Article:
Paul O’Neill is a co-founder and senior fellow at the National Center for Special Education in Charter Schools. Stephanie Lancet is the organization's project management program specialist.
Last week, a federal judge in Brooklyn issued an order that advanced a discrimination and retaliation lawsuit filed in 2015 against Success Academy, a high-achieving charter school network in New York, by former students and their parents (the plaintiffs). In the lawsuit, the plaintiffs allege that the Principal of Success Academy’s Fort Greene campus placed 16 students — some as young as 4 years old — on a "Got to Go" list because of disruptive behavior.
The suit focuses on 5 of those students, all of whom either have or were perceived to have disabilities. The plaintiffs argue that the principal "deliberately targeted their children for removal" from the school because of their "actual or perceived disabilities." They allege that their children were subjected to a variety of discriminatory discipline practices and attempts to push them out of the school.
Disconcerting and problematic, this case is, on one level, a microcosm for the public education sector at large: A recent report by the National Center for Special Education in Charter Schools found that students with disabilities continue to be disciplined roughly twice as often as their peers without disabilities. Another study by the Center for American Progress found that children ages 3 to 5 with disabilities and/or emotional and social challenges comprise 12% of early childhood program populations — and 75% of suspensions and expulsions.
These statistics, and more like them from the US Government Accountability Office and the U.S. Department of Education’s Civil Rights Data Collection, serve as a peephole into one of the most heated current issues in education: disproportionate discipline of students with disabilities.
The excessive suspensions of students with disabilities that are evident in these reports is outrageous. This is happening across traditional district schools and charters alike, despite explicit provisions within federal law protecting students with IEPs from removal. It is also wholly unnecessary — many best practices for handling student discipline are well established and followed by schools and districts who want to ensure students with disabilities are protected.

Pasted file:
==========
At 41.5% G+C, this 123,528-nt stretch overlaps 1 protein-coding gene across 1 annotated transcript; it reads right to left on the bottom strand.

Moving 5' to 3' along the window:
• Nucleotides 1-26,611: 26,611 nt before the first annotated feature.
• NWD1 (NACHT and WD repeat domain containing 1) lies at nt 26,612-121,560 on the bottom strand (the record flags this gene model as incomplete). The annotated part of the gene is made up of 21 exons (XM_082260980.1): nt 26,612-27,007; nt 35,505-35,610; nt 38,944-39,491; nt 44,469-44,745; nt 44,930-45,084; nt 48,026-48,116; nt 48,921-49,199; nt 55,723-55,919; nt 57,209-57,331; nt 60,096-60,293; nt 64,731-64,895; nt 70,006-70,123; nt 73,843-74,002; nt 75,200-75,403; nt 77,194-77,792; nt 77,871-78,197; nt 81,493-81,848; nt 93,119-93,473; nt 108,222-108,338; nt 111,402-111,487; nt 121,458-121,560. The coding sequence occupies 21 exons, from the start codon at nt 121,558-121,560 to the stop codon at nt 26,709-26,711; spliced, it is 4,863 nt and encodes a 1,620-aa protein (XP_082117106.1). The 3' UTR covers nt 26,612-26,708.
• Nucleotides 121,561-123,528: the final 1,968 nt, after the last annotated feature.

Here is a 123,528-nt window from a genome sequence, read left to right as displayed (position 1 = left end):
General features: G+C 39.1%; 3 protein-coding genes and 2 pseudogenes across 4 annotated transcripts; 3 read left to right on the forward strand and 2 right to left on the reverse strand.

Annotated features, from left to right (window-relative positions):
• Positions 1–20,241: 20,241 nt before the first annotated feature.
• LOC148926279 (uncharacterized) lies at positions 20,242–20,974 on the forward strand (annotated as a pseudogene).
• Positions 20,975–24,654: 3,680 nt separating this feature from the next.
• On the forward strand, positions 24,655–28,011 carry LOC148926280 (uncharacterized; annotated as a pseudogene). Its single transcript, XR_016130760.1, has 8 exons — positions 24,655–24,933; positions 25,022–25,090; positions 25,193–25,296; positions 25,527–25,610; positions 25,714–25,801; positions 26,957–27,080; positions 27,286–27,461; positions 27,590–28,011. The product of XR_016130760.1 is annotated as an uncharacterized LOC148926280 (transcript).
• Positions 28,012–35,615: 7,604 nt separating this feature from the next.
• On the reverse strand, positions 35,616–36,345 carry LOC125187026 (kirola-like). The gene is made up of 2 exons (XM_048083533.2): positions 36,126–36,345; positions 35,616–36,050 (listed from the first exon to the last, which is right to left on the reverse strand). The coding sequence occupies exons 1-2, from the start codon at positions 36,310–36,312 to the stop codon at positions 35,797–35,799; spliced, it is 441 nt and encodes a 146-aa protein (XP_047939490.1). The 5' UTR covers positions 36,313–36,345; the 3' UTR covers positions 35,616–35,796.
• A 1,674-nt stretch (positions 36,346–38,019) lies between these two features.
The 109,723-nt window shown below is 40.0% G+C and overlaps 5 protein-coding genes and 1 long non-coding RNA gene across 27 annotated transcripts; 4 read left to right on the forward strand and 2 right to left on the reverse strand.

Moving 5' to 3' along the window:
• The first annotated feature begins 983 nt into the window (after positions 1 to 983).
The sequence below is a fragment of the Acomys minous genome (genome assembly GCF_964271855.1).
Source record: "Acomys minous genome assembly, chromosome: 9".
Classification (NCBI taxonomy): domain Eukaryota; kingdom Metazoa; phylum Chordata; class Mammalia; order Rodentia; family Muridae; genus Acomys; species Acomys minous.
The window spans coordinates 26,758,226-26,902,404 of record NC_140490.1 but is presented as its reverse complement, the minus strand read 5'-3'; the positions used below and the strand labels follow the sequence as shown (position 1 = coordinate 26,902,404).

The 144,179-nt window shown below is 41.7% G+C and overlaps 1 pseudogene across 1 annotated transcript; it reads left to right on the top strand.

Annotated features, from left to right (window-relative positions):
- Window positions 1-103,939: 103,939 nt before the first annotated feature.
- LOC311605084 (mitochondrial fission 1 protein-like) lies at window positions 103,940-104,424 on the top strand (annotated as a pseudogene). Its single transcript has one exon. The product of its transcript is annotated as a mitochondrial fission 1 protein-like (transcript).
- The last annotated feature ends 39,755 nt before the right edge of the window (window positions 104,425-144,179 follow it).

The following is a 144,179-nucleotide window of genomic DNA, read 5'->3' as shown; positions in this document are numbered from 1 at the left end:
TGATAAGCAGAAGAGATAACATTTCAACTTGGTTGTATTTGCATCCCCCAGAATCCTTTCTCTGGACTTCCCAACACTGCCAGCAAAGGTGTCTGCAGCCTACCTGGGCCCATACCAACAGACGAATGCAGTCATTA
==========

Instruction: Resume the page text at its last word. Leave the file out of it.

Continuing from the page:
Examples of such include: providing appropriate and legally sufficient alternative educational services to students who are removed from the classroom or suspended; appointing neutral, capable hearing officers who have no conflicts of interest; and creating a clear record of communications with families over disciplinary matters.
Non-punitive approaches to discipline such as restorative justice and positive behavioral intervention models are strong steps in the right direction, but currently seem to impact a small percentage of district and charter programs. For a broad change in the charter sector, authorizers need to acknowledge the need for disciplinary reform and enforce lawful, equitable and humane policies in the schools they oversee.
The evidence is piling up that bad things for vulnerable kids often come from aggressive, intolerant approaches to student discipline. In its ruling refusing to dismiss the suit against Success Academy, the federal court made a sobering observation:
"Given the unrelenting nature of the disciplinary code, it is questionable whether Success Academy is a good fit for disabled children. Nonetheless. . . . federal law is unambiguous: Schools that accept federal funding cannot discriminate or retaliate against the disabled."
Success Academy will have its day in court and will have an opportunity to defend its practices, but the lawsuit highlights a problem that cannot be ignored: Too many programs are crushing the rights of kids with disabilities as a highly toxic side effect of trying to crack down on student misbehavior. This has to stop. There are better, more equitable, more enlightened and more effective approaches to student discipline. Use them.